The State of Washington is one of Finland’s core partners in the United States. The first Finnish communities settled here at the end of the 19th century. In 1915, there were about 55 Finnish families and 29 Saunas in Kirkland’s Finn Hill. Today, Finland has a population of 5.5 million and around 3 million Saunas. The “sauna ratio” was about right here in Washington State more than a hundred years ago.

The Finnish and Nordic communities in Washington are still strong and active. We are proud to even have our “own” representative here in state Legislature, Senator Marko Liias. And, of course, our two representatives, forwards Joonas Donskoi and Eeli Tolvanen, in the Seattle Krakens.


The multiple, overlapping crises we are faced with underscore the need for partnerships. For Finland, state partnerships in the US are an increasingly important element of bilateral cooperation.

In 2021, Finland and Washington State signed a Memorandum of Understanding to deepen our economic ties. We are working to accelerate our cooperation in crucial fields of the future: that is high technology and green transition. I hope that this visit can also serve to take this work forward. I have with me a group of leading Finnish companies working in these fields.

In the global fight against climate change, Finland and Washington are forerunners. Finland’s goal is to be carbon-neutral by 2035. Reaching that goal requires investments, political leadership, determination and innovation. But the way I see it, sustainability should not be seen as a sacrifice but as an opportunity.

Combatting climate change is absolutely crucial for the survival of our planet. But it also makes economic sense. Global markets for green technologies are growing rapidly and offer tremendous potential for forerunners like us.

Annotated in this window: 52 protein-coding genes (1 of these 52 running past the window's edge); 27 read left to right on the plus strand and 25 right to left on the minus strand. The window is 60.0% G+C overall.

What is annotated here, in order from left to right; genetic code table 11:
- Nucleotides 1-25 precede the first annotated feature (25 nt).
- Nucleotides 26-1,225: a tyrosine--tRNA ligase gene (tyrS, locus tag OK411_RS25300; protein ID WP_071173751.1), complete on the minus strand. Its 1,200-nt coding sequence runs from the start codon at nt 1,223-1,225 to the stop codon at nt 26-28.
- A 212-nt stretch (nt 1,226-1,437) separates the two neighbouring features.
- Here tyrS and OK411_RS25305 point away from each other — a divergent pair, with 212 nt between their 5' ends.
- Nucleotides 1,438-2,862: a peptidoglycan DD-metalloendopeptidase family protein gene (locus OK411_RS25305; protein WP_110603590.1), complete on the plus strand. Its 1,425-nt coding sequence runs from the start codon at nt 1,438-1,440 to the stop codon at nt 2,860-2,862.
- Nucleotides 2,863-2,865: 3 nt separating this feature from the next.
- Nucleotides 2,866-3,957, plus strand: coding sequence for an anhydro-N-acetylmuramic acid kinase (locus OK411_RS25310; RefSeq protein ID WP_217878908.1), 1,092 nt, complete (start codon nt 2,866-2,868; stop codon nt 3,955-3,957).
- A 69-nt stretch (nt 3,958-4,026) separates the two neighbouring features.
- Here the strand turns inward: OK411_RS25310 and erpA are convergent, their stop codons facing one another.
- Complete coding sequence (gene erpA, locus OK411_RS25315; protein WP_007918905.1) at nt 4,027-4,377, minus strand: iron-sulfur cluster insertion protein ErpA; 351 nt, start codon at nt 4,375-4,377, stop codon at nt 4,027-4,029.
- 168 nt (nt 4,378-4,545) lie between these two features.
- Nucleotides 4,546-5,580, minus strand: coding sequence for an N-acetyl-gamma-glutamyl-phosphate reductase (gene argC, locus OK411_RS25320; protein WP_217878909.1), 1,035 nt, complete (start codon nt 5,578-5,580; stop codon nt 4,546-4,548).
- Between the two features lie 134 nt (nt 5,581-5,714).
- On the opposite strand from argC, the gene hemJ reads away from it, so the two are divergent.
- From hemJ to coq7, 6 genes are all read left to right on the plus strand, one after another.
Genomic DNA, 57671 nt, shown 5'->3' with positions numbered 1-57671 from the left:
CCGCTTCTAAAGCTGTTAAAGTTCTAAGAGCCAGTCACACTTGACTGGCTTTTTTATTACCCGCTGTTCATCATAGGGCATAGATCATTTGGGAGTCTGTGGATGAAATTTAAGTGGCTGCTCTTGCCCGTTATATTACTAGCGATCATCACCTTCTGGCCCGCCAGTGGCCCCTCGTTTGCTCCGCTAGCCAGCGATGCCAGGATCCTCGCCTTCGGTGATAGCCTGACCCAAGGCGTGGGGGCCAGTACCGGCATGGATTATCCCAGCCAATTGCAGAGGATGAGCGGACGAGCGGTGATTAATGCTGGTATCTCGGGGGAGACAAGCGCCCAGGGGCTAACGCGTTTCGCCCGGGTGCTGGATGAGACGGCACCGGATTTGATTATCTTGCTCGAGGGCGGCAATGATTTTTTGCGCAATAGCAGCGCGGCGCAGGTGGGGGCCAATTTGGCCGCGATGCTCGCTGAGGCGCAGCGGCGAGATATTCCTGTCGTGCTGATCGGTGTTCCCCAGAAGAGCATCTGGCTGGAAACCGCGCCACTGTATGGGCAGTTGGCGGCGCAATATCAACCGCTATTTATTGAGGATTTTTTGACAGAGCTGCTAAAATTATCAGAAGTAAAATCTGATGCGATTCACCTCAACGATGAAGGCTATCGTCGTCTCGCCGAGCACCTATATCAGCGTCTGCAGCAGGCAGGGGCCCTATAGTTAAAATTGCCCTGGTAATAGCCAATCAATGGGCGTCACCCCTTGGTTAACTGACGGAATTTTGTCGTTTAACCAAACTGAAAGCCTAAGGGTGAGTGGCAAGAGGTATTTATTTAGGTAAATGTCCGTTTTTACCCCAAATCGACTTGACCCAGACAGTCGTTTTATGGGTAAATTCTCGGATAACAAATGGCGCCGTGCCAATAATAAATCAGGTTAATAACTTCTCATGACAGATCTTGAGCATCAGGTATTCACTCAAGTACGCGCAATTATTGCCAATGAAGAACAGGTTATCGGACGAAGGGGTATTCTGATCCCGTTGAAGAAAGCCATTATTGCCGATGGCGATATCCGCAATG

In the future, our competitiveness and national security will be closely tied to emerging technologies. In fields such as 6G, quantum computing and artificial intelligence, we have a lot to gain from cooperation. Only together can we ensure that these crucial technologies will be developed and used in line with our own values.

I trust that the good work that we have started between Finland and the State of Washington will bear fruit and benefit not just us but also the larger international community.


The bigger the challenges we face, the more important that we face them together. Europe needs the United States. But the United States also needs Europe. Together we have built and upheld the post World War II international institutions and order. From the United Nations to Bretton Woods. And together we will continue to uphold and revitalize this order, also after this war.

I want to thank you.